Thursday, November 19, 2015

Talking Heads – "The Book I Read" (1977)

I'm writing 'bout the
Book I read
I have to sing about the
Book I read

In 1999, New York University's Department of Journalism assembled a group of prominent journalists and journalism professors and asked them to come up with the top 100 works of 20th-century American journalism.

Like other "top 100” lists – the top 100 movies, or the top 100 English-language novels, or the top 100 rock albums – this one is a mix of choices that make you say "Of course!" and choices that make you say "What the hell!”

Here's a link to the list if you'd like to see it for yourself.

Michael Kinsley (a law school classmate of mine) trashed the list in a piece he wrote shortly after the list was announced.

Michael Kinsley
I have no problem with the thesis of Kinsley's article, which is that "best of" lists are pseudoscientific and hopelessly subjective.  But I take exception to a gratuitous shot he took at The John McPhee Reader, which was ranked #54 by the NYU judges.  

Kinsley wondered how could anyone think that the "pointless pointillism" of John McPhee belonged on the list.

"Pointless pointillism"?  (I bet Kinsley was so proud of that little bon mot.)  Really?  That's how you describe the work of the best English-language nonfiction writer of the last 50 years?

It's not clear what Kinsley's problem with McPhee is.  Kinsley thinks that the New Yorker of the William Shawn era – Shawn was that magazine's editor from 1952 until 1987 – was greatly overrated, and most (if not all) of the writing in The John McPhee Reader appeared in Shawn's New Yorker.  So that's one strike against McPhee.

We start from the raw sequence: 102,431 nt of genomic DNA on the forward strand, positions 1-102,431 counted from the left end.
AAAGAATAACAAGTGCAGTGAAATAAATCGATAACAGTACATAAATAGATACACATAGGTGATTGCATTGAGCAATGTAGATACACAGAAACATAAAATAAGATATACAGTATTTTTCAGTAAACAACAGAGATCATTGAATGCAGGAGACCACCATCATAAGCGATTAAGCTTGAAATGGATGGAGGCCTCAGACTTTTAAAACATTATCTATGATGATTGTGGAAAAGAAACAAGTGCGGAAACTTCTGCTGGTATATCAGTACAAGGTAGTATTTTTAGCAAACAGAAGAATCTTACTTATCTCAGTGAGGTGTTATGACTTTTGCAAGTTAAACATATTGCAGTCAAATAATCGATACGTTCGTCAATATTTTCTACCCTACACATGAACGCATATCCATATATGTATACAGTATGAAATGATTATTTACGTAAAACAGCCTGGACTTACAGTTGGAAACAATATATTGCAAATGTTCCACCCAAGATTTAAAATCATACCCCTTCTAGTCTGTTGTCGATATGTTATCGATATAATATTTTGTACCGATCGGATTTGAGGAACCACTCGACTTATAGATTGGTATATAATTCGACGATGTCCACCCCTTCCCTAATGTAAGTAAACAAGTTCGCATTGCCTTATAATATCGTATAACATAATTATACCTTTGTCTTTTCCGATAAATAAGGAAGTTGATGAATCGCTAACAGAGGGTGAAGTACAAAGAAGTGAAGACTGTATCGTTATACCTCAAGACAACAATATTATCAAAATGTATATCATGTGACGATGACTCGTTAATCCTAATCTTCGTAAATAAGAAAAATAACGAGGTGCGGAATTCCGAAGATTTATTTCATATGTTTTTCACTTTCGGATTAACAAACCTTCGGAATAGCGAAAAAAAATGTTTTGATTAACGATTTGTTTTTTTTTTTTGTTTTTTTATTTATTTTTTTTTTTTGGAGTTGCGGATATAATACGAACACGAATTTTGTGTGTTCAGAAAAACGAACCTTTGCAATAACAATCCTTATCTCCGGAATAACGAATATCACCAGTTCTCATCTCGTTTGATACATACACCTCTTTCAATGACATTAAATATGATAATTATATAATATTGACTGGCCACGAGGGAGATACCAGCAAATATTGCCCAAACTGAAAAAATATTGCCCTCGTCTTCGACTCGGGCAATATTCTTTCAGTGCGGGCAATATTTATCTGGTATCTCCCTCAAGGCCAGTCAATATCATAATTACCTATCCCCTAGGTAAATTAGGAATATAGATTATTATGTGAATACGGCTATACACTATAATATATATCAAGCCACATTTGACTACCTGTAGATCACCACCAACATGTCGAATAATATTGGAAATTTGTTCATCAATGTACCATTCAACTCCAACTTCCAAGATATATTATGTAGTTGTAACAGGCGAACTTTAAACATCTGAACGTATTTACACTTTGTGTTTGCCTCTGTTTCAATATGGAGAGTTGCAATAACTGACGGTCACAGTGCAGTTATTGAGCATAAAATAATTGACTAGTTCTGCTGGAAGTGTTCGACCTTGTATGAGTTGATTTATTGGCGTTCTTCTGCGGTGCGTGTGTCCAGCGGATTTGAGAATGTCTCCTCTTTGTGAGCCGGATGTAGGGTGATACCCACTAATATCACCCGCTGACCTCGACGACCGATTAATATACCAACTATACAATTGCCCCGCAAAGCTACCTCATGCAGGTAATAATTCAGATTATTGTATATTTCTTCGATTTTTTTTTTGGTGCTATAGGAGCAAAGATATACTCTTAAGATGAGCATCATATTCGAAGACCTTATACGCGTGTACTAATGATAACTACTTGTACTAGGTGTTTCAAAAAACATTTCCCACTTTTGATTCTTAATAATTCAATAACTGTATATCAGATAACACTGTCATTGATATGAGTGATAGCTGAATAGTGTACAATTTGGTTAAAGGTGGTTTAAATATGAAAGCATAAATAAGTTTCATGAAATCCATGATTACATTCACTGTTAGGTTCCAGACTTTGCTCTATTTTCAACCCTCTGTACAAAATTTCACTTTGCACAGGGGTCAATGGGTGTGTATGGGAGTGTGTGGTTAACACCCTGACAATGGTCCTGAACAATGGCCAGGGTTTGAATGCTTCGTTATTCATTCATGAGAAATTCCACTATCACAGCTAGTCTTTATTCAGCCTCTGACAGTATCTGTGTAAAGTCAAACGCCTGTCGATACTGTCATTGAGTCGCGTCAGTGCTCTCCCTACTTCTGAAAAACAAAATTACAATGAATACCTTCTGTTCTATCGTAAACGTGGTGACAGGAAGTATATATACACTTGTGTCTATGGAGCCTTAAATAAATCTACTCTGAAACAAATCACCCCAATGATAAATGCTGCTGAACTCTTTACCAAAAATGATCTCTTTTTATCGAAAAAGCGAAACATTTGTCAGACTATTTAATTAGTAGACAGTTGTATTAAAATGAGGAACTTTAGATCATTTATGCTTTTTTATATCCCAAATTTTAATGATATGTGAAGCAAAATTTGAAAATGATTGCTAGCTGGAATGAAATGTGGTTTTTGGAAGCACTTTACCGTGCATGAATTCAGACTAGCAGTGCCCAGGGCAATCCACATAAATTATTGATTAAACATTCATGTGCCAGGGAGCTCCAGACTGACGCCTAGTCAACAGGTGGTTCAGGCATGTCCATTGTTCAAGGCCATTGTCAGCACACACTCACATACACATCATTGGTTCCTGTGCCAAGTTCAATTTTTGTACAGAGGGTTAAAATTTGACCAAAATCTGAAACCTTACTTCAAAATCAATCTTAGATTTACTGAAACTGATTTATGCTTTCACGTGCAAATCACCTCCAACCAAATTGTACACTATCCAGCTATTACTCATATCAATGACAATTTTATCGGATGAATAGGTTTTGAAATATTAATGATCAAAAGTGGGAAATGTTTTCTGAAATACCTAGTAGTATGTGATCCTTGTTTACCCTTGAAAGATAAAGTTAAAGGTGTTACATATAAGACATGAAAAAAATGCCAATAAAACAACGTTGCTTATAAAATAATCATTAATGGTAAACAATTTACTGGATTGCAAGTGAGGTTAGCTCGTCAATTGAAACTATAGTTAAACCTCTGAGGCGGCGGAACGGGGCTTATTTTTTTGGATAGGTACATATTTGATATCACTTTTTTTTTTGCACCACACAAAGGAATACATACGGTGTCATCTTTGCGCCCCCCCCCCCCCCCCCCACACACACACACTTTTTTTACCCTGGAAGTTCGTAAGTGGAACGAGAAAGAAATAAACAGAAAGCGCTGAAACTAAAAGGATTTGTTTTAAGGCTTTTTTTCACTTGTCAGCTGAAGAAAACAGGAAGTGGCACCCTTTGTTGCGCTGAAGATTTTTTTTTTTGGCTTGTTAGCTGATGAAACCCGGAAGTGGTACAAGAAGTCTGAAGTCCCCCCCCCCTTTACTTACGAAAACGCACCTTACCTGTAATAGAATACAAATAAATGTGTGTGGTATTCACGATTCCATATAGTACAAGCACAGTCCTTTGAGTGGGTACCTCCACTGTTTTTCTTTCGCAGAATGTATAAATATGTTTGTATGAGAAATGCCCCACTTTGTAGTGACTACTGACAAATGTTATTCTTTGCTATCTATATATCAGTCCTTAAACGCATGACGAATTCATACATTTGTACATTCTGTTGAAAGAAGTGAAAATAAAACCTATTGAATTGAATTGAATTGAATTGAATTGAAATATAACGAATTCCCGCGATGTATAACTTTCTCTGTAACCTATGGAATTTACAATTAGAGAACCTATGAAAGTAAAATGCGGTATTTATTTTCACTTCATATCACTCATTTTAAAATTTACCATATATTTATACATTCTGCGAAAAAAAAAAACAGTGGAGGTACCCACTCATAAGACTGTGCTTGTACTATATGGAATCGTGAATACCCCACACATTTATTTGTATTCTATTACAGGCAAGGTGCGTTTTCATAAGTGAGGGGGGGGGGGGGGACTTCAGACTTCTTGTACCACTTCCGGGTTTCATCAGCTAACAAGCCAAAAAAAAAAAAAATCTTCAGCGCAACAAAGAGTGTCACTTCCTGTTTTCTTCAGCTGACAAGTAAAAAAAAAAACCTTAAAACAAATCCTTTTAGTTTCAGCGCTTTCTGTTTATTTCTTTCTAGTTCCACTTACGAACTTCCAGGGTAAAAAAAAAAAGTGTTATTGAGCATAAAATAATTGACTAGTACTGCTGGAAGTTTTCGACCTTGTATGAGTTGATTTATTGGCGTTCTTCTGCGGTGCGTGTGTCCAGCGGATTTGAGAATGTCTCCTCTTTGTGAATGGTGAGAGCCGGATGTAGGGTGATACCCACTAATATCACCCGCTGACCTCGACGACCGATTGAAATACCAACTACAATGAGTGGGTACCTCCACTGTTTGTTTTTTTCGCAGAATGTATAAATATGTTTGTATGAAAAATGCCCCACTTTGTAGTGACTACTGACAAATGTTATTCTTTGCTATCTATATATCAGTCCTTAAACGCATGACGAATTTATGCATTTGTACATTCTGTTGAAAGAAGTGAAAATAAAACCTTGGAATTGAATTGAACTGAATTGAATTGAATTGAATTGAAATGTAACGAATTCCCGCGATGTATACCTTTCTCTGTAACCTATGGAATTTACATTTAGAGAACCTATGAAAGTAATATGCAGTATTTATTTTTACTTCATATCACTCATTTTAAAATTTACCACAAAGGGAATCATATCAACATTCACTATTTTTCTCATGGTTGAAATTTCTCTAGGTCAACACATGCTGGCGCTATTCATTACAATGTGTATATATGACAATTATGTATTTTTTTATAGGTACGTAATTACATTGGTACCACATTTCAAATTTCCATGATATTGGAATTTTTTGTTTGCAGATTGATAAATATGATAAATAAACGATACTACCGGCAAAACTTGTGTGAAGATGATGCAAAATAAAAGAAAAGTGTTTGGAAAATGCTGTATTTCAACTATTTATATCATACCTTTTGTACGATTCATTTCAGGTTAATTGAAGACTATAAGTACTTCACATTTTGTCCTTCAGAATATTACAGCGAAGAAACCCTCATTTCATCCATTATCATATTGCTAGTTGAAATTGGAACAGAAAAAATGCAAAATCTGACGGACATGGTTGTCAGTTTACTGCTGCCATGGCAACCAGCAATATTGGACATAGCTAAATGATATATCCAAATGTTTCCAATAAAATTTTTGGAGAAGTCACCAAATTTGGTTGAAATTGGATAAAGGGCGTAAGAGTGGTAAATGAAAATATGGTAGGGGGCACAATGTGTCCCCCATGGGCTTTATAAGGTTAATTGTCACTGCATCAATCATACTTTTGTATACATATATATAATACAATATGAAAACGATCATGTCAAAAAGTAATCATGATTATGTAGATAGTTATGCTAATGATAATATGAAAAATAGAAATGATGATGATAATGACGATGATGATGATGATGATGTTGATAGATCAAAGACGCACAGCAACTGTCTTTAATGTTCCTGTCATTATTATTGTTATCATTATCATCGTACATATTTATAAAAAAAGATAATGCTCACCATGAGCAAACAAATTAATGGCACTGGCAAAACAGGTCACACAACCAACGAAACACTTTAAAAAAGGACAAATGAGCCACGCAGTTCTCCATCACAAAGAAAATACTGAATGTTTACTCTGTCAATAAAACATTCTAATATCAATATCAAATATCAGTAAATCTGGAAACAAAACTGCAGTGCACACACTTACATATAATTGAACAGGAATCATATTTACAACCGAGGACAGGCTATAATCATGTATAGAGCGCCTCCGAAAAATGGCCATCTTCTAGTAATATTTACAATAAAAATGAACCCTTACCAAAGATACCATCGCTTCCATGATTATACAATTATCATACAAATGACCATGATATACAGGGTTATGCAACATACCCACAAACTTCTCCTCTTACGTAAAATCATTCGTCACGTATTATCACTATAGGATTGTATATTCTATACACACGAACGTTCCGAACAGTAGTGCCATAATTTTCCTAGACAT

I also suspect that Kinsley is dismissive of McPhee because he isn't a muckraker with a political agenda, and his books aren't exposés of political corruption or corporate wrongdoing.  The NYU list includes many examples of investigative or advocacy journalism – Woodward and Bernstein's Watergate coverage, Seymour Hersh's investigation of the My Lai massacre, Rachel Carson's Silent Spring and Ralph Nader's Unsafe at Any Speed, to name just a few.  By contrast, McPhee’s writing is more timeless than timely.

The John McPhee Reader, which contains excerpts from his first dozen books (which date from 1965 to 1975), demonstrates the diversity of McPhee’s subject matter.

His first book – A Sense of Where You Are – profiles Bill Bradley during his senior year at Princeton.  (McPhee’s choice of Bradley as his subject was prescient.  After leading his Princeton team to the NCAA “Final Four” in 1965, Bradley attended Oxford University on a Rhodes Scholarship, played ten years in the NBA, and was elected to three terms in the United States Senate.)  It is perhaps the best book about basketball ever written.

Bill Bradley in the 1965 NCAA tournament
The topics of his subsequent books include the Florida orange industry (Oranges), the region of New Jersey known as the Pine Barrens (The Pine Barrens), a 1968 U.S. Open tennis match (Levels of the Game), a tiny Scottish island (The Crofter and the Laird), an experimental lighter-than-air aircraft (The Deltoid Pumpkin Seed), and birch-bark canoes (The Survival of the Bark Canoe).